Purpose: The high infection rate of SARS-CoV-2 necessitates the need for multiple studies identifying the molecular mechanisms that facilitate the viral entry and propagation. Currently the potential extra-respiratory transmission routes of SARS-CoV-2 remain unclear. Methods: Using single-cell RNA Seq and ATAC-Seq datasets and immunohistochemical analysis, we investigated SARS-CoV-2 tropism in the embryonic, fetal and adult human ocular surface. Results: The co-expression of ACE2 receptor and entry protease TMPRSS2 was detected in the human adult conjunctival, limbal and corneal epithelium, but not in the embryonic and fetal ocular surface up to 21 post conception weeks. These expression patterns were corroborated by the single cell ATAC-Seq data, which revealed a permissive chromatin in ACE2 and TMPRSS2 loci in the adult conjunctival, limbal and corneal epithelium. Co-expression of ACE2 and TMPRSS2 was strongly detected in the superficial limbal, corneal and conjunctival epithelium, implicating these as target entry cells for SARS-CoV-2 in the ocular surface. Strikingly, we also identified the key pro-inflammatory signals TNF, NFKβ and IFNG as upstream regulators of the transcriptional profile of ACE2+TMPRSS2+ cells in the superficial conjunctival epithelium, suggesting that SARSCoV-2 may utilise inflammatory driven upregulation of ACE2 and TMPRSS2 expression to enhance infection in ocular surface. Conclusions: Together our data indicate that the human ocular surface epithelium provides an additional entry portal for SARS-CoV-2, which may exploit inflammatory driven upregulation of ACE2 and TMPRSS2 entry factors to enhance infection.

Co-expression of SARS-CoV-2 entry genes in the superficial adult human conjunctival, limbal and corneal epithelium suggests an additional route of entry via the ocular surface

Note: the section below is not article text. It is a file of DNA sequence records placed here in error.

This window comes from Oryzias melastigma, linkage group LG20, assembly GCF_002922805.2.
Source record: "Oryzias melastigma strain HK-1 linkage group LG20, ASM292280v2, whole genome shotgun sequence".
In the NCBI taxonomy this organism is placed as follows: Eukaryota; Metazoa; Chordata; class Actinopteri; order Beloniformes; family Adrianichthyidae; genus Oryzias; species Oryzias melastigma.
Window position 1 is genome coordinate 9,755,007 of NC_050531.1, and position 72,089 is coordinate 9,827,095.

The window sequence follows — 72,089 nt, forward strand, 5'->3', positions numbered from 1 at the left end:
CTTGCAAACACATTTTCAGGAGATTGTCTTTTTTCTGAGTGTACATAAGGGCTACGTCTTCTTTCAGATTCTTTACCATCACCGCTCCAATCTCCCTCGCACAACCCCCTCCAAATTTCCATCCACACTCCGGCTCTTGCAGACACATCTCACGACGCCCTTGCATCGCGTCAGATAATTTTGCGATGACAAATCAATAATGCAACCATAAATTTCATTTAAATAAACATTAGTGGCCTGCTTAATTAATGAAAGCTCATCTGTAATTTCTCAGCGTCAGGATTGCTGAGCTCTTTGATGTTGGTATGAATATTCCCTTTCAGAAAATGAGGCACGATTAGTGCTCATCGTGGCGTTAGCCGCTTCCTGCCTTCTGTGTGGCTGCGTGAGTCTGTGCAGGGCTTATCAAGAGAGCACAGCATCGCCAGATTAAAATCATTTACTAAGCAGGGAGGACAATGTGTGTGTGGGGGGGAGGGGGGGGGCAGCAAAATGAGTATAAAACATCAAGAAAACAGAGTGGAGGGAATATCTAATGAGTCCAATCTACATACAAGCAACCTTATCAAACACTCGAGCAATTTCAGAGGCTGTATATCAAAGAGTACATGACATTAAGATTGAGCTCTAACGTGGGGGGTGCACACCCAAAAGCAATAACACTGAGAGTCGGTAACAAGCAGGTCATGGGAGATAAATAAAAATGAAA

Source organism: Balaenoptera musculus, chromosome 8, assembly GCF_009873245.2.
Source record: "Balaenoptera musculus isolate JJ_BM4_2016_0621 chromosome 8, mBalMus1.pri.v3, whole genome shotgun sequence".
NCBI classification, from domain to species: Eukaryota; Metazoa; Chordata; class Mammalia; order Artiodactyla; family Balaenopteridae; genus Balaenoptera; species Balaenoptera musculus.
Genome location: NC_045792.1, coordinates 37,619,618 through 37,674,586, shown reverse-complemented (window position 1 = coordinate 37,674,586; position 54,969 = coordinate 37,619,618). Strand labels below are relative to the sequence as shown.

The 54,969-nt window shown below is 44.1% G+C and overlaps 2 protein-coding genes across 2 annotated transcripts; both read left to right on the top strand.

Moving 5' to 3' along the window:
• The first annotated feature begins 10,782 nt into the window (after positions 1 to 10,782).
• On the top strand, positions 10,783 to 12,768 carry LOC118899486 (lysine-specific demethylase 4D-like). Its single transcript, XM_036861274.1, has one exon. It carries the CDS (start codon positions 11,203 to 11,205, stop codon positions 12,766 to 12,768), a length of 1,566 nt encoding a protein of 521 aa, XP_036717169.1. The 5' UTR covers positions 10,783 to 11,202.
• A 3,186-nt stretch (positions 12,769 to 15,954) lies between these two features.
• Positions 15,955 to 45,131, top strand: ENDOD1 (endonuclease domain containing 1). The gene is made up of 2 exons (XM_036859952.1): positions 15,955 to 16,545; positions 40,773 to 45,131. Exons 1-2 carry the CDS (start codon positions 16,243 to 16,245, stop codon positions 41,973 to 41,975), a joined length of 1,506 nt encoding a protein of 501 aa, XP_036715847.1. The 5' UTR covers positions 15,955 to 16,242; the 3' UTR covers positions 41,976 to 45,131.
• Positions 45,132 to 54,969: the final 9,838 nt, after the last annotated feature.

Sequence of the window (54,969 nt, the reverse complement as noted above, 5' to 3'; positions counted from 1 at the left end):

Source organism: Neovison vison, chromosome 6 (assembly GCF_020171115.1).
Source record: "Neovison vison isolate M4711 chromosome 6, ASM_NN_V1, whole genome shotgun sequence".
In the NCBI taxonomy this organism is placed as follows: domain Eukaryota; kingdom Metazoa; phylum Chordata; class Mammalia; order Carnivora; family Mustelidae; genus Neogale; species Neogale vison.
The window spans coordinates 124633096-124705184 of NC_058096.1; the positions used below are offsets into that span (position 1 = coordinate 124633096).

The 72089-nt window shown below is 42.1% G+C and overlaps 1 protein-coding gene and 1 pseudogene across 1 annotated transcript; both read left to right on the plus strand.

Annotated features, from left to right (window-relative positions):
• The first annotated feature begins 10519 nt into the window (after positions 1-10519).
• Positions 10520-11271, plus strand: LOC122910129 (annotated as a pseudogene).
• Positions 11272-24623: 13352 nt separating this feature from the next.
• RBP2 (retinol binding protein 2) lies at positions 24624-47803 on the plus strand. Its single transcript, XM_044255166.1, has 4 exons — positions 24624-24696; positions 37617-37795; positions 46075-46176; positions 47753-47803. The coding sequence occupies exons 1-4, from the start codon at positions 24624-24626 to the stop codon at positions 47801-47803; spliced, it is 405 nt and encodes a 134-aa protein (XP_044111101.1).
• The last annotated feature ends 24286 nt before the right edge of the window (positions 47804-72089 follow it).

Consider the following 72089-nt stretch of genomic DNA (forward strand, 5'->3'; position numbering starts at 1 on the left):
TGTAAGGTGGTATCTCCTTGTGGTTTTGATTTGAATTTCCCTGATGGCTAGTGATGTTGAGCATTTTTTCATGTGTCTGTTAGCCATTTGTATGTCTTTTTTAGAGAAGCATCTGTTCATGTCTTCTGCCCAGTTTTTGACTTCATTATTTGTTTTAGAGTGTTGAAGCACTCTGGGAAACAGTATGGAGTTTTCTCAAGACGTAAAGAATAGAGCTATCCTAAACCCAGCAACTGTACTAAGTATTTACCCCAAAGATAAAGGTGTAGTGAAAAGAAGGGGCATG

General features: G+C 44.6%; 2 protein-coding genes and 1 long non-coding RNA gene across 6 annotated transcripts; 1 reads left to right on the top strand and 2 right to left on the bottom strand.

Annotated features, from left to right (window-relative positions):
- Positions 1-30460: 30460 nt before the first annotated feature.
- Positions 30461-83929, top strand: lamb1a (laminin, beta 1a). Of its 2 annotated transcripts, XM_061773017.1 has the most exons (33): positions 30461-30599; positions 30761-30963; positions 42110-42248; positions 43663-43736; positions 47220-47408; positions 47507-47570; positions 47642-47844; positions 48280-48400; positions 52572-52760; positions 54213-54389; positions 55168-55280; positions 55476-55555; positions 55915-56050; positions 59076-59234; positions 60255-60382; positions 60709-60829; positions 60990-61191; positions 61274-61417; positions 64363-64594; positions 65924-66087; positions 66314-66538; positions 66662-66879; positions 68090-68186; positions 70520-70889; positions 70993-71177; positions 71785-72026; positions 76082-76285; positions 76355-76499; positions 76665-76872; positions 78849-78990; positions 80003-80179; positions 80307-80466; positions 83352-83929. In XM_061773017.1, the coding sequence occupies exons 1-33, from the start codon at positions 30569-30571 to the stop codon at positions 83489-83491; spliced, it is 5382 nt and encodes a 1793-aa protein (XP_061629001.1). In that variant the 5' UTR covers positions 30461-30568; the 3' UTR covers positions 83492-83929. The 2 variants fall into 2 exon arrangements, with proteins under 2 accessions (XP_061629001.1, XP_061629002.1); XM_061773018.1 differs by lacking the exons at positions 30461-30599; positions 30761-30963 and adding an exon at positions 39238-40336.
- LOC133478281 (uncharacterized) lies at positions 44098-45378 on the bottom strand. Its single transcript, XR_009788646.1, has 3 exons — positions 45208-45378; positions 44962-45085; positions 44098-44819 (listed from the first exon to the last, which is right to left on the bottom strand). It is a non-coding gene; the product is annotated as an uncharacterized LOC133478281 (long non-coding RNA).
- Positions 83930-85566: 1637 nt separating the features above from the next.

Zerti D;
2020

Abstract

Purpose: The high infection rate of SARS-CoV-2 necessitates the need for multiple studies identifying the molecular mechanisms that facilitate the viral entry and propagation. Currently the potential extra-respiratory transmission routes of SARS-CoV-2 remain unclear. Methods: Using single-cell RNA Seq and ATAC-Seq datasets and immunohistochemical analysis, we investigated SARS-CoV-2 tropism in the embryonic, fetal and adult human ocular surface. Results: The co-expression of ACE2 receptor and entry protease TMPRSS2 was detected in the human adult conjunctival, limbal and corneal epithelium, but not in the embryonic and fetal ocular surface up to 21 post conception weeks. These expression patterns were corroborated by the single cell ATAC-Seq data, which revealed a permissive chromatin in ACE2 and TMPRSS2 loci in the adult conjunctival, limbal and corneal epithelium. Co-expression of ACE2 and TMPRSS2 was strongly detected in the superficial limbal, corneal and conjunctival epithelium, implicating these as target entry cells for SARS-CoV-2 in the ocular surface. Strikingly, we also identified the key pro-inflammatory signals TNF, NFKβ and IFNG as upstream regulators of the transcriptional profile of ACE2+TMPRSS2+ cells in the superficial conjunctival epithelium, suggesting that SARSCoV-2 may utilise inflammatory driven upregulation of ACE2 and TMPRSS2 expression to enhance infection in ocular surface. Conclusions: Together our data indicate that the human ocular surface epithelium provides an additional entry portal for SARS-CoV-2, which may exploit inflammatory driven upregulation of ACE2 and TMPRSS2 entry factors to enhance infection.
File in questo prodotto:
File Dimensione Formato  
ocular_surface_2020.pdf

accesso aperto

Tipologia: Documento in Versione Editoriale
Licenza: Dominio pubblico
Dimensione 3.83 MB
Formato Adobe PDF
3.83 MB Adobe PDF Visualizza/Apri

I documenti in IRIS sono protetti da copyright e tutti i diritti sono riservati, salvo diversa indicazione.

Utilizza questo identificativo per citare o creare un link a questo documento: http://hdl.handle.net/11697/157502
Citazioni
  • ???jsp.display-item.citation.pmc??? ND
  • Scopus 63
  • ???jsp.display-item.citation.isi??? 65
social impact